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Dr. Saturday

Notre Dame wakes up the echoes of September’s turnover-fueled disillusion

Matt Hinton
Dr. Saturday

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USC 31, Notre Dame 17.
After two games, Notre Dame's 2011 season had already come to an inner, existential struggle between two competing teams. Team A was averaging more than 500 yards per game and had outgained its first two opponents by more than 300 total yards. Team B was 0-2 with five turnovers in each loss, six of them inside the opponents' 10-yard line. Unless they ripped off ten consecutive wins to finish the regular season, neither team was going to a BCS bowl game.

Which, frankly, was beginning to seem like a very real possibility as the next month broke definitely in favor of "Team A." The Irish thumped Michigan State, slipped past Pitt, blew out Purdue and hung more points on Air Force than any Notre Dame team has scored on anyone in 15 years. They were installed as 8½-point favorites over USC, at home, the first time they'd been favored to beat the Trojans in a decade. Coach Brian Kelly went out of his way to mark USC — as opposed to, say, Michigan State, Purdue or anyone else who targets the Irish — as "our rival." And with said rival on hand Saturday night, his team proceeded to lay a fat, nationally televised egg.

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And a very familiar one, at that. After being driven into a 17-0 hole in a lopsided first half, "Team B" emerged from the locker room like the hideous Mr. Hyde emerging from the house of Dr. Jekyll. On their first possession of the half, the Irish strung together a 20-play, 72-yard drive that drained more than six minutes from the clock… only to end with a fumble returned 80 yards for a touchdown by USC's Jawanza Starling, a direct callback to the 96-yard fumble return by South Florida in the season opener. After reviving hopes again with a quick touchdown in response to open the fourth quarter, Notre Dame's final two possessions ended in a second fumble and an interception, respectively, that set up a short field for USC's final touchdown and a clock-killing drive consisting entirely of runs by a 180-pound tailback to end the game.

The Irish held the ball for all of one minute, 22 seconds in the fourth quarter, and a little over 20 minutes for the game, en route to season lows in total yards and yards per play. USC players mocked them as quitters. Kelly himself channeled his inner Weis and called out players after the game who "didn't raise their level of play" to the occasion. They still wake up today in the same place that they were on Sept. 11: At the bottom of the national rankings in turnover margin, smarting in the wake of a loss to an annual rival and soberly deferring BCS expectations for yet another year. The only difference today is that they can't claim they should have won, if not for those fluky turnovers.{YSP:MORE}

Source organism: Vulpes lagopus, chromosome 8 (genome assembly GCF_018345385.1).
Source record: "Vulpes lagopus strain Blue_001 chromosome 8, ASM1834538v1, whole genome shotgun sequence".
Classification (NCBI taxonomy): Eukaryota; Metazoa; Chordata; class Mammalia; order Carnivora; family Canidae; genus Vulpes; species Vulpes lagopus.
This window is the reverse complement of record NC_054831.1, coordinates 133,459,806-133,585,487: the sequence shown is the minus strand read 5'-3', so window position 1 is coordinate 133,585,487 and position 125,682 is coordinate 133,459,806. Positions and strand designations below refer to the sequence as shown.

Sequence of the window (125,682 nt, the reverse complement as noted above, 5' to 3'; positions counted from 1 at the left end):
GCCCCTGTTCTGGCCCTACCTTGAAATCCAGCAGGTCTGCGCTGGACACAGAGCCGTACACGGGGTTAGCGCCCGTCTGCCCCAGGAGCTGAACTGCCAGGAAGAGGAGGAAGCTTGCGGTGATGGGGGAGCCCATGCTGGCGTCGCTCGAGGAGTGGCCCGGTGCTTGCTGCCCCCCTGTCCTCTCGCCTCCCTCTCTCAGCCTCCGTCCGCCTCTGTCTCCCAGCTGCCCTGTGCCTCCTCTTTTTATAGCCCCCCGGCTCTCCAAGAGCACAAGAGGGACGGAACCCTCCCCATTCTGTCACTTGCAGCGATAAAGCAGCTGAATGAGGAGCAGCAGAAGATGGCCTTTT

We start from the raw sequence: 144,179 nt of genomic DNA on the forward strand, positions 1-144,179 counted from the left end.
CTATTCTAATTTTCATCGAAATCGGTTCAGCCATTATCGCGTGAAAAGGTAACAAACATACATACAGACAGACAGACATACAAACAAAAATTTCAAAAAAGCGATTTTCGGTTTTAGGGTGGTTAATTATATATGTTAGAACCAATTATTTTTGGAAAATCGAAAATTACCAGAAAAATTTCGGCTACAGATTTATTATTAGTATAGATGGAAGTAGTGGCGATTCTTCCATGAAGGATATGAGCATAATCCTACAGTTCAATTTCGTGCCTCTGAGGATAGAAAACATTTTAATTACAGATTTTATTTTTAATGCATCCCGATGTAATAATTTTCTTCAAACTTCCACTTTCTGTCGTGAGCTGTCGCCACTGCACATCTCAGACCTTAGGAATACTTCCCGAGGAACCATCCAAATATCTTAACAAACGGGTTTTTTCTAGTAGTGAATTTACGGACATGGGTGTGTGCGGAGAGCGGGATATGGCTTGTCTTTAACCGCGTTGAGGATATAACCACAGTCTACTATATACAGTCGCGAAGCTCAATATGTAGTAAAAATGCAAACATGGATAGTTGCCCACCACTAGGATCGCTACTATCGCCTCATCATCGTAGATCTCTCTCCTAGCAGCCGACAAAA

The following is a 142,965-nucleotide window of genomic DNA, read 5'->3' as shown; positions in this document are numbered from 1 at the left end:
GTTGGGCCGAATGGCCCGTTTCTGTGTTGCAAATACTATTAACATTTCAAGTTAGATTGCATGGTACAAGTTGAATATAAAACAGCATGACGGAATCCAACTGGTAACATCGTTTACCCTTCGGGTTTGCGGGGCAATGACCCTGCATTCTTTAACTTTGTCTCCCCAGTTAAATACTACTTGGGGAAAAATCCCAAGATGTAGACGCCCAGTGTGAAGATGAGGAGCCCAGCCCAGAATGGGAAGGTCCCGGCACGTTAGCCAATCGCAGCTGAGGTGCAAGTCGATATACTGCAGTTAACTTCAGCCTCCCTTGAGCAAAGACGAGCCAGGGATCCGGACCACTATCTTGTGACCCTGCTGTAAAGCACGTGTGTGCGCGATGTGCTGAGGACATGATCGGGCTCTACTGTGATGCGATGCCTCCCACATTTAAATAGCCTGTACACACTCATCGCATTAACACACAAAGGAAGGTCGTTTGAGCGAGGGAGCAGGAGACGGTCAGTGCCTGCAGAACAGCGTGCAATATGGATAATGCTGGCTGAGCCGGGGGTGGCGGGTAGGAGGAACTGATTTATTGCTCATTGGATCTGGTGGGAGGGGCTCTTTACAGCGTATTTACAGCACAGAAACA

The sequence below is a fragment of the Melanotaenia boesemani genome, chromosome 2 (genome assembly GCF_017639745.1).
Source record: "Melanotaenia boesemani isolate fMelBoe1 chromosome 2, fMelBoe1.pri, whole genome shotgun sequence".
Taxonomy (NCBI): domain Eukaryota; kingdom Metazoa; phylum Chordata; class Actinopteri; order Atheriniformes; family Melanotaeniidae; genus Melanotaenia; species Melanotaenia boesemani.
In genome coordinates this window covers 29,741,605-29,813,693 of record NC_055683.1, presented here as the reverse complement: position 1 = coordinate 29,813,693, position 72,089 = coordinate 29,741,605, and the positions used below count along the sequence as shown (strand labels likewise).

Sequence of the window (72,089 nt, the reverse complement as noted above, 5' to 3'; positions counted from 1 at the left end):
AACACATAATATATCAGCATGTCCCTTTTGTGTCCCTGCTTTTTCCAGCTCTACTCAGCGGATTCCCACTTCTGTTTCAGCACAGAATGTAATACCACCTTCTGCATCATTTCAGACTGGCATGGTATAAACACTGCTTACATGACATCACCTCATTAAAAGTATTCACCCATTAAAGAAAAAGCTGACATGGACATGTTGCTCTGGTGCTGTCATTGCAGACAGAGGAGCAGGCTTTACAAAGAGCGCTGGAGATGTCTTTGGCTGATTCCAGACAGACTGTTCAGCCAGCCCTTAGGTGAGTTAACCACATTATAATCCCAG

For that, USC deserves credit for turning in its most complete game under Lane Kiffin. The Trojans jumped on Notre Dame early, didn't turn the ball over, took advantage of the turnovers they got and discovered a consistent running game for the first time this year, just in time to send the Irish off to dreamland in the fourth quarter. If not for a 10-point swing in Notre Dame's favor on special teams — seven via a first-half kickoff return by ND's George Atkinson, three on a missed USC field goal early in the fourth — it would have been a straight-up blowout. For a probation-addled team that's gotten used to squeaking by the likes of Utah and Arizona, it was a statement, and next week's visit from undefeated Stanford suddenly looks a lot more interesting.

Given the opportunity to make its own statement, Notre Dame reconciled the competing versions of its season in favor of the grim reality of the first two games. At some point, flukes cease to be flukes and become who you are. With another month to go before their next nationally relevant game — also against Stanford — the Irish have officially crossed that line.

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Matt Hinton is on Facebook and Twitter: Follow him @DrSaturday.

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